May 31, 2020

Let animal spirits lead us out of this slump

written by Lisa Eason

So the rebuilding begins. The total lost output from lockdowns globally is forecast to be about $9 trillion (£7.2 trillion) over 2020 and 2021. Given such epic damage to economies, there is no time to be lost. The recovery must start right now.

Despite the dreams of those who think we need ever more state intervention, big government is not the answer. The world has plenty of private capital looking for a home since interest rates are turning negative in more countries, potentially including Britain.

Across the world, governments have initiated at least $14 trillion of stimulus. They have done enough pump-priming. As ever, this liquidity has overflowed into asset prices. While stock markets are generally overvalued and far too bullish, the remarkable bounces in share prices since March are at least encouraging investors to be hopeful.

Since the pandemic took hold, the London Stock Exchange has shown the true value of being quoted. According to the broker Peel Hunt, there have been at least 57 equity raisings by public companies carried out at short notice, via institutional placings, as a response to the pandemic. They have raised more than £8bn, all of which has been injected into businesses — none has gone to selling shareholders. Most of these calls have been from companies that are fundamentally sound but need cash for short-term working capital purposes, or to take advantage of opportunities because of exceptional circumstances.

It is difficult for private companies to access such large sums at short notice, and this should stand as a significant selling point to those considering taking their businesses public.

Private equity is a larger provider of capital to business than ever. Many private equity portfolios are suffering thanks to the closure of their companies’ operations or collapses in demand. The business model for leveraged buyouts is to gear up the balance sheet of the acquired company with bank debt.

Vulnerable firms that have entered this downturn with borrowings of three, four or even five times annual underlying earnings will be struggling. Some will go bankrupt and some will be recapitalised by their private equity owners — with perhaps some debt write-offs. It can be complex for private equity owners to save investee companies if the particular fund is exhausted.

There has been talk that reform of private equity is needed, in areas such as tax treatment of carried interest or the treatment of interest on borrowings. Now is not the time for government to alienate providers of capital — Britain will need all the support it can get to keep industry going and preserve jobs and exports.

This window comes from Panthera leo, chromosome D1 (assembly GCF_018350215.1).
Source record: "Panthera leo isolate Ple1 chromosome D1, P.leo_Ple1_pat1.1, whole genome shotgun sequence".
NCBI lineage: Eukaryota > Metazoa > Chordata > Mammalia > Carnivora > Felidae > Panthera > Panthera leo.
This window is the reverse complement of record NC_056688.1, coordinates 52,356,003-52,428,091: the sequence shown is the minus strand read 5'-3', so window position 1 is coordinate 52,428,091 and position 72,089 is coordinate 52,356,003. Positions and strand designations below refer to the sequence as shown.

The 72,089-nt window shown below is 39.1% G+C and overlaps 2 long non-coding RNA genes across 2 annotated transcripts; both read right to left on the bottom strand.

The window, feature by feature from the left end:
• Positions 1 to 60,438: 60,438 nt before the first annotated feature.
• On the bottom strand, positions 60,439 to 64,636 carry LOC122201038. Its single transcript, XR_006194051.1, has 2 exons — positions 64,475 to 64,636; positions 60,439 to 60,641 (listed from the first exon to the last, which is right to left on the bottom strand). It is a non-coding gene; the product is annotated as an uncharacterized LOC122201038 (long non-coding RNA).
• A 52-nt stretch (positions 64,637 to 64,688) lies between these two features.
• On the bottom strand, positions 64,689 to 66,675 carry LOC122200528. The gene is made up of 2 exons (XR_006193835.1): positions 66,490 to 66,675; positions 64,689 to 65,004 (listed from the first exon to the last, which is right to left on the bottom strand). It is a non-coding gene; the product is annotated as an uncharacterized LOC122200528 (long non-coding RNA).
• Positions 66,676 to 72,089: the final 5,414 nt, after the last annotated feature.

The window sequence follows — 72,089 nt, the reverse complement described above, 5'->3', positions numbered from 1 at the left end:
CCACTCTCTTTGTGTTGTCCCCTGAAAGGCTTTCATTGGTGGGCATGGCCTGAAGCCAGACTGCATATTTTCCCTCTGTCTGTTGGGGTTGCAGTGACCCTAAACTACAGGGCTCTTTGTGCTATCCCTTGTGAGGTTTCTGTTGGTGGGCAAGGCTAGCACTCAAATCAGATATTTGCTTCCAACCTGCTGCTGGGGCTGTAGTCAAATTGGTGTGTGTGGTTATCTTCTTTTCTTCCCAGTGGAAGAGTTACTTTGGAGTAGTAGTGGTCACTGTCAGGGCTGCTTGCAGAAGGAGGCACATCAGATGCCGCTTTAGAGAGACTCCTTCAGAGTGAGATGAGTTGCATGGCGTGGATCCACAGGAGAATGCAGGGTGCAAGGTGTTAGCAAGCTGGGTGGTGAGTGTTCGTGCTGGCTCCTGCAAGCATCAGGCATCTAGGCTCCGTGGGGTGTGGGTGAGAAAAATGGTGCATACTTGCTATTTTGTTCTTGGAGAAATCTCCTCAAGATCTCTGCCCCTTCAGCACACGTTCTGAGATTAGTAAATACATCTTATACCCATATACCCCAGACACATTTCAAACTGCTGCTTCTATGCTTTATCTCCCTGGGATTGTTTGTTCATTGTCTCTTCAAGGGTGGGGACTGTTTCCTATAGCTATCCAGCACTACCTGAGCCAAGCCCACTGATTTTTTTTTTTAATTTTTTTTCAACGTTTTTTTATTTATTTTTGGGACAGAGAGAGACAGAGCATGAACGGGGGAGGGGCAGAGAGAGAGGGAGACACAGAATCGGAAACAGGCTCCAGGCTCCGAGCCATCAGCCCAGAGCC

In theory, distress investors should be rubbing their hands with glee at the corporate mayhem. A small group of specialist funds tend to buy companies out of insolvency. It is a fairly high-risk/high-reward game, but the experts can do very well. There are likely to be many failing companies in the coming months that will need turning round. A crisis such as this exposes existing weaknesses, and a fair proportion of the worst-hit businesses need to be swiftly merged, restructured or allowed to fail. The pandemic is an excellent justification to change leadership.

My favourite industries, hospitality and travel, have been hit very hard. I’ve been an active investor in both for decades. Some observers are suggesting they will shrink dramatically, and that the “new normal” will involve consumers going out and travelling far less, with social distancing a permanent feature of life. I passionately hope such pessimists are wrong. These trades employ at least three million in Britain and provide forms of pleasure, such as holidays and eating out, that are central to the enjoyment of life for millions.

Humans are social creatures. We will adjust to Covid-19 over time and the overly fearful attitude of many will dissipate. As a society and an economy, we need to regain our confidence.

To suddenly reject thousands of previously viable businesses, and thereby see the destruction of perhaps hundreds of thousands of livelihoods, is tragic and unnecessary.

There is really only one quotation you need in such circumstances. General Ferdinand Foch said during the battle of the Marne in the First World War to General Joseph Joffre: “Hard-pressed to my right; my centre is yielding. Impossible to manoeuvre. Situation excellent. Attack!”